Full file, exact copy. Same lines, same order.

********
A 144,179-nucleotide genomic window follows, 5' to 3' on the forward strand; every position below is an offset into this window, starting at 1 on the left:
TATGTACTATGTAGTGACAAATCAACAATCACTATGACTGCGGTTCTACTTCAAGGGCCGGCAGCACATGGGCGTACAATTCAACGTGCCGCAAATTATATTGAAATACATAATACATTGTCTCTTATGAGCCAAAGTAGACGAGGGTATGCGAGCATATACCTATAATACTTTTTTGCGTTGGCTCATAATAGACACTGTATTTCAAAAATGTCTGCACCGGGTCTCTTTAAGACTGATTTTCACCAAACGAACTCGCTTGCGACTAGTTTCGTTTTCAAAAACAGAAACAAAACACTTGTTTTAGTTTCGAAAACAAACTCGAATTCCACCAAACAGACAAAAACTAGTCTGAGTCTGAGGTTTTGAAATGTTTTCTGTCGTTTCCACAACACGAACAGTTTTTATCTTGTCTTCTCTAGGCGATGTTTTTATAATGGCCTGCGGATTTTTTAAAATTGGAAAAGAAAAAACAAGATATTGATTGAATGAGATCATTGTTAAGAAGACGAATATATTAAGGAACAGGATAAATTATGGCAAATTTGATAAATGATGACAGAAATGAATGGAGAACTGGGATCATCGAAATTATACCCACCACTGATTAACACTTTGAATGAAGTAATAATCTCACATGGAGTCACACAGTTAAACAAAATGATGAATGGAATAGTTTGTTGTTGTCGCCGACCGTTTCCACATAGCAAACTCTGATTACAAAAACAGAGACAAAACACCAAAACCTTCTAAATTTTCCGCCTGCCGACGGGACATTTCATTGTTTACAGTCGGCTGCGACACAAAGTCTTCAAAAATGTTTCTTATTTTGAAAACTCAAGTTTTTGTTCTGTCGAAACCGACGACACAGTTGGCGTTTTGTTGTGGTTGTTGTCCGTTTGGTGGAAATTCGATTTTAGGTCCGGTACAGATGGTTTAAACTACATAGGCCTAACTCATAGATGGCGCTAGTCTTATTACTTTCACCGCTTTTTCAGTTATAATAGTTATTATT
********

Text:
A 144,179-nucleotide genomic window follows, 5' to 3' on the forward strand; every position below is an offset into this window, starting at 1 on the left:
TATGTACTATGTAGTGACAAATCAACAATCACTATGACTGCGGTTCTACTTCAAGGGCCGGCAGCACATGGGCGTACAATTCAACGTGCCGCAAATTATATTGAAATACATAATACATTGTCTCTTATGAGCCAAAGTAGACGAGGGTATGCGAGCATATACCTATAATACTTTTTTGCGTTGGCTCATAATAGACACTGTATTTCAAAAATGTCTGCACCGGGTCTCTTTAAGACTGATTTTCACCAAACGAACTCGCTTGCGACTAGTTTCGTTTTCAAAAACAGAAACAAAACACTTGTTTTAGTTTCGAAAACAAACTCGAATTCCACCAAACAGACAAAAACTAGTCTGAGTCTGAGGTTTTGAAATGTTTTCTGTCGTTTCCACAACACGAACAGTTTTTATCTTGTCTTCTCTAGGCGATGTTTTTATAATGGCCTGCGGATTTTTTAAAATTGGAAAAGAAAAAACAAGATATTGATTGAATGAGATCATTGTTAAGAAGACGAATATATTAAGGAACAGGATAAATTATGGCAAATTTGATAAATGATGACAGAAATGAATGGAGAACTGGGATCATCGAAATTATACCCACCACTGATTAACACTTTGAATGAAGTAATAATCTCACATGGAGTCACACAGTTAAACAAAATGATGAATGGAATAGTTTGTTGTTGTCGCCGACCGTTTCCACATAGCAAACTCTGATTACAAAAACAGAGACAAAACACCAAAACCTTCTAAATTTTCCGCCTGCCGACGGGACATTTCATTGTTTACAGTCGGCTGCGACACAAAGTCTTCAAAAATGTTTCTTATTTTGAAAACTCAAGTTTTTGTTCTGTCGAAACCGACGACACAGTTGGCGTTTTGTTGTGGTTGTTGTCCGTTTGGTGGAAATTCGATTTTAGGTCCGGTACAGATGGTTTAAACTACATAGGCCTAACTCATAGATGGCGCTAGTCTTATTACTTTCACCGCTTTTTCAGTTATAATAGTTATTATT